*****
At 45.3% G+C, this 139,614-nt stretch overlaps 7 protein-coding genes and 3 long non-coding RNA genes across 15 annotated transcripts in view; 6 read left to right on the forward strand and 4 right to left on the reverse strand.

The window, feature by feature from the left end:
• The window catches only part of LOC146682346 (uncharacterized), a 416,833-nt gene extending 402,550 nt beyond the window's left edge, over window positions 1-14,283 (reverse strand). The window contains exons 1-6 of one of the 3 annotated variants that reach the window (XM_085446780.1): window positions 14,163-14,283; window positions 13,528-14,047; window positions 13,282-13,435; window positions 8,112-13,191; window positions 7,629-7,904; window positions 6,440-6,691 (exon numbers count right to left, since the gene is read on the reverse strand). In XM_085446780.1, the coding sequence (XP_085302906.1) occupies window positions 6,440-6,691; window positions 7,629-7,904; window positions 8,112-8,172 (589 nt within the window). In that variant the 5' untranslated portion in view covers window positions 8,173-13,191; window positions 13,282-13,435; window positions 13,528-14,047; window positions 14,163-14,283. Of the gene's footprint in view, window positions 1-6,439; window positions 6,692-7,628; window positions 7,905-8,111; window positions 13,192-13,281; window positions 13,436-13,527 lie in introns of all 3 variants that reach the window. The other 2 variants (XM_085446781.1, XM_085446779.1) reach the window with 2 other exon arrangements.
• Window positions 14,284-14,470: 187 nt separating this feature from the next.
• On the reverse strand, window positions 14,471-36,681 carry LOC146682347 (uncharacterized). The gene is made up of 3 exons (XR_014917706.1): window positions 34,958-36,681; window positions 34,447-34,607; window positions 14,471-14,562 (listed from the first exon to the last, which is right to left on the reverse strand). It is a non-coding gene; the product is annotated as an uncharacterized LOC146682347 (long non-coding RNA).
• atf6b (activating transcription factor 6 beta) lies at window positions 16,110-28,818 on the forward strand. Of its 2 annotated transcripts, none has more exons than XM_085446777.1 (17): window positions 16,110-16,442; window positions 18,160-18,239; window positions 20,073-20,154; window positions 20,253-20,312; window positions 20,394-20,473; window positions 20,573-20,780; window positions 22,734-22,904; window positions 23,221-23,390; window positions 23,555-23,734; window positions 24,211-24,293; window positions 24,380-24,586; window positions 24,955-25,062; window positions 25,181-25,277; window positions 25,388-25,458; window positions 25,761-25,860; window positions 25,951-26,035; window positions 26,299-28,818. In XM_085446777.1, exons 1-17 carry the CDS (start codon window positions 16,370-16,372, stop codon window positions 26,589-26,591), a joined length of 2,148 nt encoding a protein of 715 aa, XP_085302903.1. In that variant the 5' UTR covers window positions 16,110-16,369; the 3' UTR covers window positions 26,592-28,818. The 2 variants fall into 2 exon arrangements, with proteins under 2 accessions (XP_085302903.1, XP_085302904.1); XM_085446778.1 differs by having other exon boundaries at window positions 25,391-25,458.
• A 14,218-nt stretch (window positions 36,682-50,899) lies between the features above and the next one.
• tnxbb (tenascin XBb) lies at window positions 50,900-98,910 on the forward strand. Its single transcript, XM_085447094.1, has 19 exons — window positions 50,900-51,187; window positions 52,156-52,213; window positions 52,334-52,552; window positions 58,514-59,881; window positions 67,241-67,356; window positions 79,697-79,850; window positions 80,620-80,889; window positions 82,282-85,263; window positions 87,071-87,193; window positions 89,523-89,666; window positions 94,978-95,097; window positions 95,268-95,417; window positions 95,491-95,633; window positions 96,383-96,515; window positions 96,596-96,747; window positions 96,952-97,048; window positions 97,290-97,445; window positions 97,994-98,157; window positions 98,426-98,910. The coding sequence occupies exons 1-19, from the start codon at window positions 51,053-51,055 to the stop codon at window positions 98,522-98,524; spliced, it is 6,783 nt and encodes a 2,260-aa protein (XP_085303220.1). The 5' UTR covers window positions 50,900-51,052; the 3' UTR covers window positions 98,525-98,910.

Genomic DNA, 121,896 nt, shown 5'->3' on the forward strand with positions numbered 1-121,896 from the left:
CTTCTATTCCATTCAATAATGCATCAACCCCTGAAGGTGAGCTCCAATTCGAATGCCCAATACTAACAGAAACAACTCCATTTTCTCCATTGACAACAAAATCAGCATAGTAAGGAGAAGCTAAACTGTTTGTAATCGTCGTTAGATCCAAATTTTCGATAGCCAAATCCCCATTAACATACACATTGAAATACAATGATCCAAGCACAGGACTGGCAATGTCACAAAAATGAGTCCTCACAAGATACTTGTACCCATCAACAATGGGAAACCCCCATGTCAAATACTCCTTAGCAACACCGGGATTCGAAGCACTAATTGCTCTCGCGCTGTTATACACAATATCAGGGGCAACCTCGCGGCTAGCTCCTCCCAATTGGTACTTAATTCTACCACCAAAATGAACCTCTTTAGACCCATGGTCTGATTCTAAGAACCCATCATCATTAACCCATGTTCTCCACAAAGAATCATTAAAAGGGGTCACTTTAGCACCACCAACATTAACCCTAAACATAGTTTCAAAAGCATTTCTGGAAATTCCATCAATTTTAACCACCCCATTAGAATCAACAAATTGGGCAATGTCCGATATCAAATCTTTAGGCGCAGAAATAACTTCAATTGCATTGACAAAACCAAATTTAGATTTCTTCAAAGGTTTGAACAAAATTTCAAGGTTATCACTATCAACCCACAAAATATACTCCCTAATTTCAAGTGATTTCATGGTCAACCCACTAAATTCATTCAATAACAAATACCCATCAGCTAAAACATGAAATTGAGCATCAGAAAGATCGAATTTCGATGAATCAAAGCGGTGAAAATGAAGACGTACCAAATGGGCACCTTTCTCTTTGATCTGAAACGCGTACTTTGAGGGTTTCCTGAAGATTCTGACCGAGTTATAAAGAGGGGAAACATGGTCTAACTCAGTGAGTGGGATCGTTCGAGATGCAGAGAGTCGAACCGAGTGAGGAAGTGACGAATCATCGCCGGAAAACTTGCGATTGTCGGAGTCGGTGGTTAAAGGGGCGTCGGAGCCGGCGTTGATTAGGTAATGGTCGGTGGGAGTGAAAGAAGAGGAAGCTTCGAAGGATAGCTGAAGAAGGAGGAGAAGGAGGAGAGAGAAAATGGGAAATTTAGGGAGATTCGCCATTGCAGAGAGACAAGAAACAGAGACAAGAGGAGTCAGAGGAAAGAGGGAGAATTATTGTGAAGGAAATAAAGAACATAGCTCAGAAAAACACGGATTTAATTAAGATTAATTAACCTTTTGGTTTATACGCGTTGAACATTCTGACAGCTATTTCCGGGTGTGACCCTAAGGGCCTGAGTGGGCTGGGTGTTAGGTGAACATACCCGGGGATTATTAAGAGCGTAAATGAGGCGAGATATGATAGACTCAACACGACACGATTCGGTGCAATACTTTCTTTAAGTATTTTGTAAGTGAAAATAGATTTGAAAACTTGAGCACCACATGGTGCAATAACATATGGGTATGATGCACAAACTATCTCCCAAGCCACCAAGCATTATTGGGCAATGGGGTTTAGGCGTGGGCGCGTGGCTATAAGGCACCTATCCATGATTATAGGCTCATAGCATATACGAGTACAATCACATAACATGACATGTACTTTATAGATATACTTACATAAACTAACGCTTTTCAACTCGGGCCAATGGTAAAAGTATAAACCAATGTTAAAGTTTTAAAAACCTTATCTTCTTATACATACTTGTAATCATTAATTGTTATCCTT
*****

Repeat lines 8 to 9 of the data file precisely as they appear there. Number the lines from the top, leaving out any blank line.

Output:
• tnxbb (tenascin XBb) lies at window positions 50,900-98,910 on the forward strand. Its single transcript, XM_085447094.1, has 19 exons — window positions 50,900-51,187; window positions 52,156-52,213; window positions 52,334-52,552; window positions 58,514-59,881; window positions 67,241-67,356; window positions 79,697-79,850; window positions 80,620-80,889; window positions 82,282-85,263; window positions 87,071-87,193; window positions 89,523-89,666; window positions 94,978-95,097; window positions 95,268-95,417; window positions 95,491-95,633; window positions 96,383-96,515; window positions 96,596-96,747; window positions 96,952-97,048; window positions 97,290-97,445; window positions 97,994-98,157; window positions 98,426-98,910. The coding sequence occupies exons 1-19, from the start codon at window positions 51,053-51,055 to the stop codon at window positions 98,522-98,524; spliced, it is 6,783 nt and encodes a 2,260-aa protein (XP_085303220.1). The 5' UTR covers window positions 50,900-51,052; the 3' UTR covers window positions 98,525-98,910.

Genomic DNA, 121,896 nt, shown 5'->3' on the forward strand with positions numbered 1-121,896 from the left: